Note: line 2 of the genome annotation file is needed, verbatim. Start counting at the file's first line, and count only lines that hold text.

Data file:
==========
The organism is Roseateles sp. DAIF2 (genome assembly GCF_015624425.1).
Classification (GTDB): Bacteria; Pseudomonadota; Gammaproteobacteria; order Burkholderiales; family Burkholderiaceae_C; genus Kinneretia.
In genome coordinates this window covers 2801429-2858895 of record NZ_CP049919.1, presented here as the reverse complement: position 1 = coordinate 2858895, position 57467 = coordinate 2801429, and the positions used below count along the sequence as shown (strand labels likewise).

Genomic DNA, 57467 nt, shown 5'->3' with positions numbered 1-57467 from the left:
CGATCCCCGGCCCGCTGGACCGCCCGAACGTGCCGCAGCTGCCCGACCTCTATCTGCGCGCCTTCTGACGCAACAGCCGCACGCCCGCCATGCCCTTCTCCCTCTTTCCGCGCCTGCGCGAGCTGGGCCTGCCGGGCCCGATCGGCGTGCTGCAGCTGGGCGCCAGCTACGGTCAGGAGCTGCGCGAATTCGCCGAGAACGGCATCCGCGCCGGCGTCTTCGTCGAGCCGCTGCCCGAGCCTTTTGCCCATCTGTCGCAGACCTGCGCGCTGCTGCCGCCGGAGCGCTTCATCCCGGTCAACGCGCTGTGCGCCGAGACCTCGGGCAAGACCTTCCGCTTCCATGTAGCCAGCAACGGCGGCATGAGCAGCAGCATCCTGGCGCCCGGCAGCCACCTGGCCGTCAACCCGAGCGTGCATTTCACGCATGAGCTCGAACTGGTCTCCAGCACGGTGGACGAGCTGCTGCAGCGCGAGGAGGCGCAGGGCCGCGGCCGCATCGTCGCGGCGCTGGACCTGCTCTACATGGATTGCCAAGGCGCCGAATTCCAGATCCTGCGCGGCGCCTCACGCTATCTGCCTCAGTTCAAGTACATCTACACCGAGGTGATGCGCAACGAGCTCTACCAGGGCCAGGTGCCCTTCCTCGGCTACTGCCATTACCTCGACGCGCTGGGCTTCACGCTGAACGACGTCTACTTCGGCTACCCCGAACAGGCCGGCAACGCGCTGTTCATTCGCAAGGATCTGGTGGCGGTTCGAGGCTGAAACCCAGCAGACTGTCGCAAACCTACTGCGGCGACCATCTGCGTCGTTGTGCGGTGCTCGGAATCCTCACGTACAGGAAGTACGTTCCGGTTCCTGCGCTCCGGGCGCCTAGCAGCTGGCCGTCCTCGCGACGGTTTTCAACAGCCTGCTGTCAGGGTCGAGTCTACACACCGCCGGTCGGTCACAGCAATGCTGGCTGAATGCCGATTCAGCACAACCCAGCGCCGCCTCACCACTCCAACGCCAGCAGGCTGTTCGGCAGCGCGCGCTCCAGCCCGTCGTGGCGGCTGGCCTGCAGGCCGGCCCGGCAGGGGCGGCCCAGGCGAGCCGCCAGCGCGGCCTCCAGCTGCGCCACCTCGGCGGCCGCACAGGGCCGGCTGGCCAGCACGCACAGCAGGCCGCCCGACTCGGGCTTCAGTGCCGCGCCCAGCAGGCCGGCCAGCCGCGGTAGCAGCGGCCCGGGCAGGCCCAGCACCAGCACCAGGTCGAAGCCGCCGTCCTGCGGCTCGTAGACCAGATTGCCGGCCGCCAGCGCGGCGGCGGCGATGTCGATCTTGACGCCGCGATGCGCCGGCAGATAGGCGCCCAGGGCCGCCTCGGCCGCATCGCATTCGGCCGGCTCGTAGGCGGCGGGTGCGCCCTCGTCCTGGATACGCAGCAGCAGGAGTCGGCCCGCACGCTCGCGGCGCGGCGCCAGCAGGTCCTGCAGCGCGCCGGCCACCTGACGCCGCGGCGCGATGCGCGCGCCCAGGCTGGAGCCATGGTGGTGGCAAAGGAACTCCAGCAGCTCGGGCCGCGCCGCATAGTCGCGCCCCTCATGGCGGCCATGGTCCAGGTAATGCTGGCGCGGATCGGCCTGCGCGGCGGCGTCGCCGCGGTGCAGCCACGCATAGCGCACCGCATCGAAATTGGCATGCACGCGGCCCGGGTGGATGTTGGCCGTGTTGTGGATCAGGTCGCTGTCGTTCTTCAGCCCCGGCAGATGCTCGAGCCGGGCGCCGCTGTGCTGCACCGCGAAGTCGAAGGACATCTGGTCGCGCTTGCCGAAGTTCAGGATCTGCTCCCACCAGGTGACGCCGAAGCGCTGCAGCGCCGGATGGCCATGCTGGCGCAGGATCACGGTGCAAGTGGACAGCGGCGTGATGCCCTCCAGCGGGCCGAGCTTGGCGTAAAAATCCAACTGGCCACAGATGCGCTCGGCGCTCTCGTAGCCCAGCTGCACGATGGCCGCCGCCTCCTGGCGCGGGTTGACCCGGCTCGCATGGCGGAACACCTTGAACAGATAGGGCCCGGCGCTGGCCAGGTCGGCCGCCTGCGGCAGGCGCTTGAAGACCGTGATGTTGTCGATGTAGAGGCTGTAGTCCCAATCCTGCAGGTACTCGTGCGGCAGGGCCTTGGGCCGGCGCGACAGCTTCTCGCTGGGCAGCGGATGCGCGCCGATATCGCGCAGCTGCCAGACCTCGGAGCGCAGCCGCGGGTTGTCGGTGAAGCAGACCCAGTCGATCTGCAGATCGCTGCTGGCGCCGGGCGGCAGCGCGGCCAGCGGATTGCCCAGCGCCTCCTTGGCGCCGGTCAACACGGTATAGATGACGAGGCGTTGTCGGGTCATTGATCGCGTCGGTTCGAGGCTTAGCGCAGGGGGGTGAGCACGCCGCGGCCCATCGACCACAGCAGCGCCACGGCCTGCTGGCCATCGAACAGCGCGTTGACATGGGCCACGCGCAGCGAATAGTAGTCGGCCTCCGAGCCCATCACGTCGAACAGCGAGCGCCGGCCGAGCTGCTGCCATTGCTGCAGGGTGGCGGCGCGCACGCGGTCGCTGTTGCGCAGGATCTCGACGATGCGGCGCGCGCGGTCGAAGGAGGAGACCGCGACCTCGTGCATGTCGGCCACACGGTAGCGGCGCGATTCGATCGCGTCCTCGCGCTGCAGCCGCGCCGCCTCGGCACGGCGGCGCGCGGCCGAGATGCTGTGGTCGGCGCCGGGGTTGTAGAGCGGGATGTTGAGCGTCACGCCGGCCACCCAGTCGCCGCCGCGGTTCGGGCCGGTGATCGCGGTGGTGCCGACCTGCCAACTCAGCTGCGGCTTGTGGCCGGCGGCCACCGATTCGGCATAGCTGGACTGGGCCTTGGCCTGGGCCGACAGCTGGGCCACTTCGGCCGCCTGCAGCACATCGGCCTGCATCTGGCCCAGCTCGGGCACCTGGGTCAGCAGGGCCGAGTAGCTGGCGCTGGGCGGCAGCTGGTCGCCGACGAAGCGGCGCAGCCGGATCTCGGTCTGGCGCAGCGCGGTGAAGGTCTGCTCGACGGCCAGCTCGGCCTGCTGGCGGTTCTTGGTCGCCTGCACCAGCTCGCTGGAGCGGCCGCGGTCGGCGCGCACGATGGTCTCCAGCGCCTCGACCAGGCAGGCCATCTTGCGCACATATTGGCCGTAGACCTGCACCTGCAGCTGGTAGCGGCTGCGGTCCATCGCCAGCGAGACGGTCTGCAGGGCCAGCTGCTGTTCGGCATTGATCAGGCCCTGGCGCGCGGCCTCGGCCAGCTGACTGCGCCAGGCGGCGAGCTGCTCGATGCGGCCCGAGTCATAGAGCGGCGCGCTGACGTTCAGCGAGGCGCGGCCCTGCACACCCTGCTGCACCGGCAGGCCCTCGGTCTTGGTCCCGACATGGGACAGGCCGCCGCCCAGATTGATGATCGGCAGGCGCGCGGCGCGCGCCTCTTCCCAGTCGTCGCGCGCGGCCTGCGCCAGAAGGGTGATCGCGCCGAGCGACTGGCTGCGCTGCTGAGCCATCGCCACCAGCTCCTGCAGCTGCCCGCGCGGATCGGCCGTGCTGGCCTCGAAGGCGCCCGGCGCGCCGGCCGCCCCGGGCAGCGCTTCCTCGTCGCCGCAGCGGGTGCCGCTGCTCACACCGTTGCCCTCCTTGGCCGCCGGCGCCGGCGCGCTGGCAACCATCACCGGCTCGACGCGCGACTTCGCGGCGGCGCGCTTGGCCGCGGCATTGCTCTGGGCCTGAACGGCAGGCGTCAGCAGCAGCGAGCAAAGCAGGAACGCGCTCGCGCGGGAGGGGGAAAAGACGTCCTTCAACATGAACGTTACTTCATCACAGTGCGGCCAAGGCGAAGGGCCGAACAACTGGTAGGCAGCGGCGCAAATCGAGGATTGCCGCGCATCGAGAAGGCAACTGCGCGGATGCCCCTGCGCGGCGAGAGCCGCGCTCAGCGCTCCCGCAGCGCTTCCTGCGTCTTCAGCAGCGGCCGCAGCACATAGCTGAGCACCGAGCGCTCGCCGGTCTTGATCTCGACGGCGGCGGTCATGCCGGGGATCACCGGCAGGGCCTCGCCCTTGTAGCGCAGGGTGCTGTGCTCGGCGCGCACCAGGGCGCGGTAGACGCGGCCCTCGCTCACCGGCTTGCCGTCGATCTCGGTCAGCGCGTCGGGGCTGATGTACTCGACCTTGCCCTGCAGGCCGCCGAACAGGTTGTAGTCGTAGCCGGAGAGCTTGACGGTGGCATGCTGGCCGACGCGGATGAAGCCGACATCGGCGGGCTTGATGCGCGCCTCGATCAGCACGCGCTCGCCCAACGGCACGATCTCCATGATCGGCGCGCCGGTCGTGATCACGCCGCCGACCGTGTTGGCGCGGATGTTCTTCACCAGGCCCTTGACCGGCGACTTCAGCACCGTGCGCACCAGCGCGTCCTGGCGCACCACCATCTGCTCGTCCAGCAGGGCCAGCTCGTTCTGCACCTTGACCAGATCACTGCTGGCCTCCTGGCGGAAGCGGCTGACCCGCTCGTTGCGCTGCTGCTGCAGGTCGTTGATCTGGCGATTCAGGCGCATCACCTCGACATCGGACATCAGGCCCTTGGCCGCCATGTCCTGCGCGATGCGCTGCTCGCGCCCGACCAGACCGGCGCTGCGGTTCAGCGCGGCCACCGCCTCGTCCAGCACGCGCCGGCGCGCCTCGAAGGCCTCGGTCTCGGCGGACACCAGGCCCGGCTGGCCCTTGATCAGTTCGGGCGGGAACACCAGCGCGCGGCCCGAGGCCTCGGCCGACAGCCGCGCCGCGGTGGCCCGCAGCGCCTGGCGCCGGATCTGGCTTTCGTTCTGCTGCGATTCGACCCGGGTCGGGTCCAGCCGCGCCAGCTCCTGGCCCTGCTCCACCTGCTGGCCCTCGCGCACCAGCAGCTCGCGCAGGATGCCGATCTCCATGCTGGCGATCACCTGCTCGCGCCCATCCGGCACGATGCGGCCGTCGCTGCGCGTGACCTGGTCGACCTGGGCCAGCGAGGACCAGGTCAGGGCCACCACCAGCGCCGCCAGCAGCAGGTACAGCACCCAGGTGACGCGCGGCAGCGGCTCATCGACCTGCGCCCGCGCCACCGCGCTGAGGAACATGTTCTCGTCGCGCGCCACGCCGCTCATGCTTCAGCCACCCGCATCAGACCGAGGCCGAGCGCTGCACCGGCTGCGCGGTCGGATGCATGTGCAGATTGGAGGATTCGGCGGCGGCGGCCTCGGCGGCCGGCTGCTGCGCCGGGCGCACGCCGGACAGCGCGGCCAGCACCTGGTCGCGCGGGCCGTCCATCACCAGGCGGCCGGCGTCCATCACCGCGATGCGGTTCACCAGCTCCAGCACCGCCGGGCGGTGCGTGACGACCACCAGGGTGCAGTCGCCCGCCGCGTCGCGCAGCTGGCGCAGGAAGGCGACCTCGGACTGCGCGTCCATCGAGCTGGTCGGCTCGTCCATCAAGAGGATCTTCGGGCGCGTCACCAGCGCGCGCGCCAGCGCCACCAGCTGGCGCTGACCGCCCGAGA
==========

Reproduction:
Classification (GTDB): Bacteria; Pseudomonadota; Gammaproteobacteria; order Burkholderiales; family Burkholderiaceae_C; genus Kinneretia.